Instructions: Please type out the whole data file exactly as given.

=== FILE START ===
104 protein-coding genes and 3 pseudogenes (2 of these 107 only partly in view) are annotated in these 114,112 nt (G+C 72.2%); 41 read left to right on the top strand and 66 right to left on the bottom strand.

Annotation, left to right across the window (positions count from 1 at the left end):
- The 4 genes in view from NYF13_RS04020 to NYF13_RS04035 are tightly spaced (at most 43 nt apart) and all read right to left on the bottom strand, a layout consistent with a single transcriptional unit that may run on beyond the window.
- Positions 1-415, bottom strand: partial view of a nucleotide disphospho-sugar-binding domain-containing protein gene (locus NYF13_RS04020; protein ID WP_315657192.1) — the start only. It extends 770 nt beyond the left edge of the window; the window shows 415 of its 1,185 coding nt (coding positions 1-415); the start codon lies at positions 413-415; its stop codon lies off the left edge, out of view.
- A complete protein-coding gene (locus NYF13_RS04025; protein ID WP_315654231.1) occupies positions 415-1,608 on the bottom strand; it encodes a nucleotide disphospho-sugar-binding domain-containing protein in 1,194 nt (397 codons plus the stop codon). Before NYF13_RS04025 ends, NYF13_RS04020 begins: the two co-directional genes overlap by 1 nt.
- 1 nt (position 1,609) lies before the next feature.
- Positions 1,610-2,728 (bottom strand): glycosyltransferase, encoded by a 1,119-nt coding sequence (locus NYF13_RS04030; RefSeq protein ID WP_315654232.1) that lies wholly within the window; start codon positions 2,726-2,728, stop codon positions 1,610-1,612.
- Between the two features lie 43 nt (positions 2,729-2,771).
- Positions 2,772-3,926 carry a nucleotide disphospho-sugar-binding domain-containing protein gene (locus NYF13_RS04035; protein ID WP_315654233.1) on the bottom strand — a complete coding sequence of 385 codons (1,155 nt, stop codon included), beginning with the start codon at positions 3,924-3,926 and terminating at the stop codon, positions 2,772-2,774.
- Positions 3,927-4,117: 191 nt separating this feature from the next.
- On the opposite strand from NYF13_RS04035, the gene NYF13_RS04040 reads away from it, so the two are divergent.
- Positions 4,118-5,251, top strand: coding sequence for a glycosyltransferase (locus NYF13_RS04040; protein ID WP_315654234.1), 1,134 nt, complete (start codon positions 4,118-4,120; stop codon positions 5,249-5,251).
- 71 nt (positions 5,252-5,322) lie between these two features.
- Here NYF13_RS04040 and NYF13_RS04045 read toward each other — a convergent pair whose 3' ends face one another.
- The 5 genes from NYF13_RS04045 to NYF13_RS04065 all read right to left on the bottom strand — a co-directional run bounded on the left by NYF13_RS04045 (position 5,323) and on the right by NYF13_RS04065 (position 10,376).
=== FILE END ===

104 protein-coding genes and 3 pseudogenes (2 of these 107 only partly in view) are annotated in these 114,112 nt (G+C 72.2%); 41 read left to right on the top strand and 66 right to left on the bottom strand.

Annotation, left to right across the window (positions count from 1 at the left end):
- The 4 genes in view from NYF13_RS04020 to NYF13_RS04035 are tightly spaced (at most 43 nt apart) and all read right to left on the bottom strand, a layout consistent with a single transcriptional unit that may run on beyond the window.
- Positions 1-415, bottom strand: partial view of a nucleotide disphospho-sugar-binding domain-containing protein gene (locus NYF13_RS04020; protein ID WP_315657192.1) — the start only. It extends 770 nt beyond the left edge of the window; the window shows 415 of its 1,185 coding nt (coding positions 1-415); the start codon lies at positions 413-415; its stop codon lies off the left edge, out of view.
- A complete protein-coding gene (locus NYF13_RS04025; protein ID WP_315654231.1) occupies positions 415-1,608 on the bottom strand; it encodes a nucleotide disphospho-sugar-binding domain-containing protein in 1,194 nt (397 codons plus the stop codon). Before NYF13_RS04025 ends, NYF13_RS04020 begins: the two co-directional genes overlap by 1 nt.
- 1 nt (position 1,609) lies before the next feature.
- Positions 1,610-2,728 (bottom strand): glycosyltransferase, encoded by a 1,119-nt coding sequence (locus NYF13_RS04030; RefSeq protein ID WP_315654232.1) that lies wholly within the window; start codon positions 2,726-2,728, stop codon positions 1,610-1,612.
- Between the two features lie 43 nt (positions 2,729-2,771).
- Positions 2,772-3,926 carry a nucleotide disphospho-sugar-binding domain-containing protein gene (locus NYF13_RS04035; protein ID WP_315654233.1) on the bottom strand — a complete coding sequence of 385 codons (1,155 nt, stop codon included), beginning with the start codon at positions 3,924-3,926 and terminating at the stop codon, positions 2,772-2,774.
- Positions 3,927-4,117: 191 nt separating this feature from the next.
- On the opposite strand from NYF13_RS04035, the gene NYF13_RS04040 reads away from it, so the two are divergent.
- Positions 4,118-5,251, top strand: coding sequence for a glycosyltransferase (locus NYF13_RS04040; protein ID WP_315654234.1), 1,134 nt, complete (start codon positions 4,118-4,120; stop codon positions 5,249-5,251).
- 71 nt (positions 5,252-5,322) lie between these two features.
- Here NYF13_RS04040 and NYF13_RS04045 read toward each other — a convergent pair whose 3' ends face one another.
- The 5 genes from NYF13_RS04045 to NYF13_RS04065 all read right to left on the bottom strand — a co-directional run bounded on the left by NYF13_RS04045 (position 5,323) and on the right by NYF13_RS04065 (position 10,376).